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Smart Growth

Transit-Oriented Development:
Transit Villages, Policies and Studies

Choosing Where We Live: Attracting Residents to Transit-Oriented Neighborhoods in the San Francisco Bay Area

TOD Policy

To promote cost-effective transit, ease regional housing shortages, create vibrant communities and preserve open space, MTC adopted a Transit-Oriented Development (TOD) Policy in 2005 that applies to transit extension projects in the Bay Area.  Research shows that residents living within half a mile of transit are much more likely to use it, and that large job centers within a quarter mile of transit draw more workers on transit.

The $11.8 billion Regional Transit Expansion Program that MTC adopted as Resolution 3434 in 2001 was accompanied by a strong directive to develop a policy that would condition the allocation of regional discretionary funds for transit expansion projects on supportive local land use plans and policies. In December 2003, MTC adopted a five-point Transportation/Land Use Platform that reconfirmed the Commission's commitment to conditioning Resolution 3434 funds on supportive land use in order to generate new transit riders and make the region's transit investments more cost-effective.

MTC's TOD policy includes three key elements. The first is corridor-based performance measures to quantify minimum levels of development around transit stations. Minimum thresholds are based on the transit mode — there is a higher threshold for capital-intensive modes, such as BART.  Second, MTC will help to fund station area plans for jobs and housing, station access, design standards, parking and other amenities based on unique circumstances and community character.  The third element of the TOD policy is the creation of corridor working groups to bring together local government staff, transit agencies, county congestion management agencies (CMAs) and other key stakeholders along the corridor to help develop station area plans to meet MTC's corridor-wide land-use thresholds.

Feeding into the development of the TOD Policy, MTC undertook a TOD Study, an extensive analytical and outreach process that assessed the opportunities, benefits and barriers for increased levels of TOD in the San Francisco Bay Area.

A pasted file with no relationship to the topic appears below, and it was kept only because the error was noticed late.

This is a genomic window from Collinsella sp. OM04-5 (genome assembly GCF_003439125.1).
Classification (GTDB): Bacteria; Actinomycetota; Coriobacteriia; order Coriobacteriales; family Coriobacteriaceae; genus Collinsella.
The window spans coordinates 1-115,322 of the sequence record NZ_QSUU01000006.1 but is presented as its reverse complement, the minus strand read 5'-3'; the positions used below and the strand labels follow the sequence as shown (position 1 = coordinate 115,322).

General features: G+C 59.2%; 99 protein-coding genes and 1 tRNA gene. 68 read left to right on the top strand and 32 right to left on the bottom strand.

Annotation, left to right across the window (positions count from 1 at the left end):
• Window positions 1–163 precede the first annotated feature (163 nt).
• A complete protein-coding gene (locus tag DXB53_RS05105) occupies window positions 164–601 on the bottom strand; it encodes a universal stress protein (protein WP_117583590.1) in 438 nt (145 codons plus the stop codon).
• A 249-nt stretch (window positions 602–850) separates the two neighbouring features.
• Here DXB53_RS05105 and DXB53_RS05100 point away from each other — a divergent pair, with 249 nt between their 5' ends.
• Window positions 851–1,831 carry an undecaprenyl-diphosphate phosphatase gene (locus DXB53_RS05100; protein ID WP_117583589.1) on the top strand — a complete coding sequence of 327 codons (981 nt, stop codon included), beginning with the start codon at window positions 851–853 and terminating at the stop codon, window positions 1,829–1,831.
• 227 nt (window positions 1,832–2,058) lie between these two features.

TOD Choices

MTC completed a market analysis of surveys of over 900 households to examine what attracts San Francisco Bay Area home-seekers to transit oriented development (TOD) neighborhoods and how to improve these neighborhoods to better attract home seekers. Our goal is to help elected officials, public agency professionals, community stakeholders and developers understand how to develop high-quality TODs so that they successfully create great neighborhoods and attract new residents. This work is applicable for town centers, downtowns, transit villages, urban neighborhoods, and suburban centers. For the Briefing Book (PDF) and more information on this “TOD Choices Study”, click here. To request a paper copy of the Briefing Book contact the MTC/ABAG Library at library@mtc.ca.gov.

Financing TOD

MTC recently made a $10 million anchor commitment to establish the Transit-Oriented Affordable Housing (TOAH) Fund, a new $50 million revolving loan fund for affordable housing developers to finance land acquisition in select locations near rail and bus lines throughout the Bay Area. For more information about the TOAH fund, see:


In 2008 MTC staff commissioned Reconnecting America to work with staff to develop new ideas for a funding program that would move beyond MTC's 10 year old TLC program. The report, Financing Transit Oriented Development in the San Francisco Bay Area: Policy Options and Strategies (PDF), outlines a number of potential strategies to directly support TOD. MTC will be working with its partners throughout the Bay Area to develop new program guidelines as the agency seeks to advance TOD.

TransLink for TOD (T4T)

A pilot project beginning in June 2008, MTC partnered with the Alameda-Contra Costa Transit District (AC Transit) to provide free electronic transit passes to residents of select transit-oriented development (TOD) communities in the East Bay. About 1,500 residents received free, personalized TransLink cards, allowing unlimited free access on the AC Transit bus system for six months to one year. Participants also received customized information about transit services in their areas.  More information about T4T.

See also:

  • TOD Policy Evaluations/Updates